SQL Server Performance

what I have learned and still learning

Discussion in 'Performance Tuning for DBAs' started by v1rtu0s1ty, Dec 14, 2004.

  1. v1rtu0s1ty New Member

    Hey guys,<br /><br />I just want to share back from all the things you have taught me here. I learned how to troubleshoot and find culprits. But still, I am in the process of learning why things affect performance. This quick HOWTO will enable newbies like me to start doing investigation related to slow performance. This document I wrote was learned from all the links that SATYA gave me before. <img src='/community/emoticons/emotion-5.gif' alt=';)' /><br /><br />But guys, I also need your input as to why our CPU on TEST server is at 100% when running that archive tool. You will see what I mean once you read the whole document below.<br /><br /<a target="_blank" href=http://restricted.dyndns.org/troubleshootmssql.html>http://restricted.dyndns.org/troubleshootmssql.html</a><br /><br />Please help.<br /><br />TIA,<br /><br />V1rt
  2. satya Moderator

    Well documented process and the initial thoughts about the performance lack is:

    How about TEMPDB placement and any restricted settings on growth?
    How about memory settings?
    How about data and log files placement on hard disk?

    I feel this is a third party tool only vendor can give insider information about how the application is handling the connections and queries.

    As you're aware PROFILER and PERFMON are the available and best tools to capture any activity during the performance stress. Moreover I would suggest to run server traces to capture the activity rather than running PROFILER tool from a client machine or on server itself. This will help to reduce any contention of performance that is already pounding the resources.

    I shall look into the document in detailed and comeback if any feedback, and I'm sure you will get valuable suggestions from our peers.


    Satya SKJ
    This posting is provided “AS IS” with no rights for the sake of knowledge sharing.
  3. v1rtu0s1ty New Member

    About the tempdb, I will look at the growth increments later since I need to VPN to do that. Any recommendations? Am I correct that it's much more preferable to use the MB in growth rather than the % growth?

    Memory is well configured. PAE and AWE are set properly. The Peak memory is way below the phyical memory which is really nice.

    Log file and data file are on separate disk.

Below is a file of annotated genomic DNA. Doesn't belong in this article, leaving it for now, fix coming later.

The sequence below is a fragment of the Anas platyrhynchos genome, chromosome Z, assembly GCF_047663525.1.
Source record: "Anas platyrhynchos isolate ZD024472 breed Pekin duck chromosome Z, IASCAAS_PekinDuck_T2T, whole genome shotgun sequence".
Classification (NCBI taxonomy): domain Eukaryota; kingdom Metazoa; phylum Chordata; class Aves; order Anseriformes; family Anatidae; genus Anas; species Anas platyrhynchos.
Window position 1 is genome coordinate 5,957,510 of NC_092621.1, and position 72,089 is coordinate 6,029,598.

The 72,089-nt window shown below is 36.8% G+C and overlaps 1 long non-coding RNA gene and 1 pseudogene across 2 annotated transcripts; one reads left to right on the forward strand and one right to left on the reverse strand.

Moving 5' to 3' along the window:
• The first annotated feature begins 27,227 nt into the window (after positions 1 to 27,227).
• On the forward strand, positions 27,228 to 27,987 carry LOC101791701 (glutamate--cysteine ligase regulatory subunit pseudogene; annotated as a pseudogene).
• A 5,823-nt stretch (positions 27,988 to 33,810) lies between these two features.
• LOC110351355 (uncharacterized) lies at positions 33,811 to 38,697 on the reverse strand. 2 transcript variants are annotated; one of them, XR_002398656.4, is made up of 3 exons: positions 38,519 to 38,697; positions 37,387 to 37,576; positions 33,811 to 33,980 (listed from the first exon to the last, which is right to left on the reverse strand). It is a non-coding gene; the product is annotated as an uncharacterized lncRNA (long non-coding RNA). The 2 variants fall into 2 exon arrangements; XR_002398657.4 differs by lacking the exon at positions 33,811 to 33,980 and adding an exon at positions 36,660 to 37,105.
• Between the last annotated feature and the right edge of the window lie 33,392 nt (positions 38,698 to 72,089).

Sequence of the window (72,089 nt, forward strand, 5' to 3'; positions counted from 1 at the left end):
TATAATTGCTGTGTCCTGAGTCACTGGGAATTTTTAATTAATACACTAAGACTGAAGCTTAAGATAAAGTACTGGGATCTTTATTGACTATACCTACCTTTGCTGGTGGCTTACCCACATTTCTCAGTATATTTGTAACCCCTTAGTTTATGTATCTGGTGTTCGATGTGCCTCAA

Server trace? I thought doing profiler is also considered server trace. Btw, I'm the only one connected to the db server. And I get very few traffic in profiler. If I recall correctly, I have only seen about 1000 rows from 4pm to present. And the last row that I am seeing there is the INSERT to enclosure.

  4. v1rtu0s1ty New Member

  5. Twan New Member

    HI ya,

    it would be useful to know the statement that you suspect is causing the problem, and how long that statement takes by itself.

    if it is quick by itself then it would be useful to see the procedure code (or app logic) around this statement, i.e. if it is in a loop then to see all the code for that loop

    the html page is great for correllating the spid,kpid,etc. but doesn't have any info about the actual statement to troubleshoot it further...?

  6. satya Moderator

    Can you specify about the hardward of the SQL server and RAID configuration, and for the performance aspects its better to run server side traces if you're already having issues with current long running queries.

    Satya SKJ
    This posting is provided “AS IS” with no rights for the sake of knowledge sharing.
  7. mmarovic Active Member

    Code of the statement causing the problem would be the most useful as already mentioned. Also, if this table is not queried during the process, having table lock would be helpful.
  8. v1rtu0s1ty New Member

    Ok, this is the last query that Profiler is showing. Currently, it's still in the same query. I verified it from Process info in EM.

    SC is the source database -> db ID 6
    SCARC is the target database -> db ID 7